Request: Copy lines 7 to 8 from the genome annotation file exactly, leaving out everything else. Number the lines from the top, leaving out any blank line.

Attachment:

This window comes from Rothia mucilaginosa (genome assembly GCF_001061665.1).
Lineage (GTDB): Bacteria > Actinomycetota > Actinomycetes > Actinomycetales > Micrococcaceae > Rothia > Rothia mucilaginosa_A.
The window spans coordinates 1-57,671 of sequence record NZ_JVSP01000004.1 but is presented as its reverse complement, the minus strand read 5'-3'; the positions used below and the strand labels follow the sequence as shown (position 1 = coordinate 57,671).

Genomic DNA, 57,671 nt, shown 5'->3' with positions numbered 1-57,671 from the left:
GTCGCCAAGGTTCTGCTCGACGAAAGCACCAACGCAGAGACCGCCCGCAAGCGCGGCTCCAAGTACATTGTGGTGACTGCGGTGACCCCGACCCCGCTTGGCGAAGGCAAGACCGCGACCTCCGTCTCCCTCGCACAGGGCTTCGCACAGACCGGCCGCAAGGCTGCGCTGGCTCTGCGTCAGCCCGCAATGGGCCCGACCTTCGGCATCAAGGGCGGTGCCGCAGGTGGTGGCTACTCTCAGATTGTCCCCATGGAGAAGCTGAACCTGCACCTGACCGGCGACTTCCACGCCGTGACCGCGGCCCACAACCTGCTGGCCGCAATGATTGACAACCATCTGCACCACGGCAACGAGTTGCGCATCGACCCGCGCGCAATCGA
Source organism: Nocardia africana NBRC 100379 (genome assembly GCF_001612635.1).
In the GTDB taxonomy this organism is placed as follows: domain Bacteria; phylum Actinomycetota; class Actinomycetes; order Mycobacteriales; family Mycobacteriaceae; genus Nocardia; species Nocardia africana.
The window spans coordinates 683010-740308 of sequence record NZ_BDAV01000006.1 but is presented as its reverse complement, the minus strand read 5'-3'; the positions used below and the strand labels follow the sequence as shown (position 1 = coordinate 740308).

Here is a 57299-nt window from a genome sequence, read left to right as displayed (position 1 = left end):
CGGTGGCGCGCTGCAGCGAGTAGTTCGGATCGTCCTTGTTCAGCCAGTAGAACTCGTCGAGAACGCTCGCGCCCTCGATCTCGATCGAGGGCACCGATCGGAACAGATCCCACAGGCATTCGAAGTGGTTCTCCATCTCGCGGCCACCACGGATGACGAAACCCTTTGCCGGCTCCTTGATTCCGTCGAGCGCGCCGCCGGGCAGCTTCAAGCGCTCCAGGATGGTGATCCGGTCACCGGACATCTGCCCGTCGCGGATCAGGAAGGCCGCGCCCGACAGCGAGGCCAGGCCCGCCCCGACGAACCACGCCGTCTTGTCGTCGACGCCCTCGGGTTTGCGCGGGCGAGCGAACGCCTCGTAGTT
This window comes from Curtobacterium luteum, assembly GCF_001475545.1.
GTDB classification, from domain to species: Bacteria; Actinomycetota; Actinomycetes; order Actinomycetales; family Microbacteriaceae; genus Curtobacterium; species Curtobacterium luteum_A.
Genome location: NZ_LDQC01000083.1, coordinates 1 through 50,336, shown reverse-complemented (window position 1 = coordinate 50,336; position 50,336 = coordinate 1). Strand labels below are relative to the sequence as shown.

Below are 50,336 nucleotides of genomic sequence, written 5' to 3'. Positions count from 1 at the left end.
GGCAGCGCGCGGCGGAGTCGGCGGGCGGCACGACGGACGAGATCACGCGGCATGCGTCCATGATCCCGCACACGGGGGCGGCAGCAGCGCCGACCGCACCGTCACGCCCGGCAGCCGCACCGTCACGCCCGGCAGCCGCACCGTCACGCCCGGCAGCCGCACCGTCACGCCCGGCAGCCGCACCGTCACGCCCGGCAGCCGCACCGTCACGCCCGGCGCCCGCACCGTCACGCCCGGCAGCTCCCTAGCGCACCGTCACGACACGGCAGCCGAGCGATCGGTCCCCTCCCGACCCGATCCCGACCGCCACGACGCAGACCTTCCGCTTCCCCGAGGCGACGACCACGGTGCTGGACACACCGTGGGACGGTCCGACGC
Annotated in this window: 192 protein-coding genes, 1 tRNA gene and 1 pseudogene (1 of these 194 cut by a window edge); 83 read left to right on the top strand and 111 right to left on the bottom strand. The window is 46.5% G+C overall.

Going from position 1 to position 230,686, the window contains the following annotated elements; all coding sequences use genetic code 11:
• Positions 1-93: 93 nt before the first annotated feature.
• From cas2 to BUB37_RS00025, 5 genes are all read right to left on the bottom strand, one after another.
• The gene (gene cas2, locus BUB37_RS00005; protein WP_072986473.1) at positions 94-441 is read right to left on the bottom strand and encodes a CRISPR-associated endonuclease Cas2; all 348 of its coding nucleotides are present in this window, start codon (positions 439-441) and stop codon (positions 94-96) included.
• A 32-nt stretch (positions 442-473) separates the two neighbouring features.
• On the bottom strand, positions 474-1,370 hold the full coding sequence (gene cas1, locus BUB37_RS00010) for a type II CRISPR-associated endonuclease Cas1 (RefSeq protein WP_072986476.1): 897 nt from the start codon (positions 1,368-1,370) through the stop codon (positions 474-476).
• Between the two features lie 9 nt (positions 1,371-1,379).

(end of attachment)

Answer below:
In the GTDB taxonomy this organism is placed as follows: domain Bacteria; phylum Actinomycetota; class Actinomycetes; order Mycobacteriales; family Mycobacteriaceae; genus Nocardia; species Nocardia africana.
The window spans coordinates 683010-740308 of sequence record NZ_BDAV01000006.1 but is presented as its reverse complement, the minus strand read 5'-3'; the positions used below and the strand labels follow the sequence as shown (position 1 = coordinate 740308).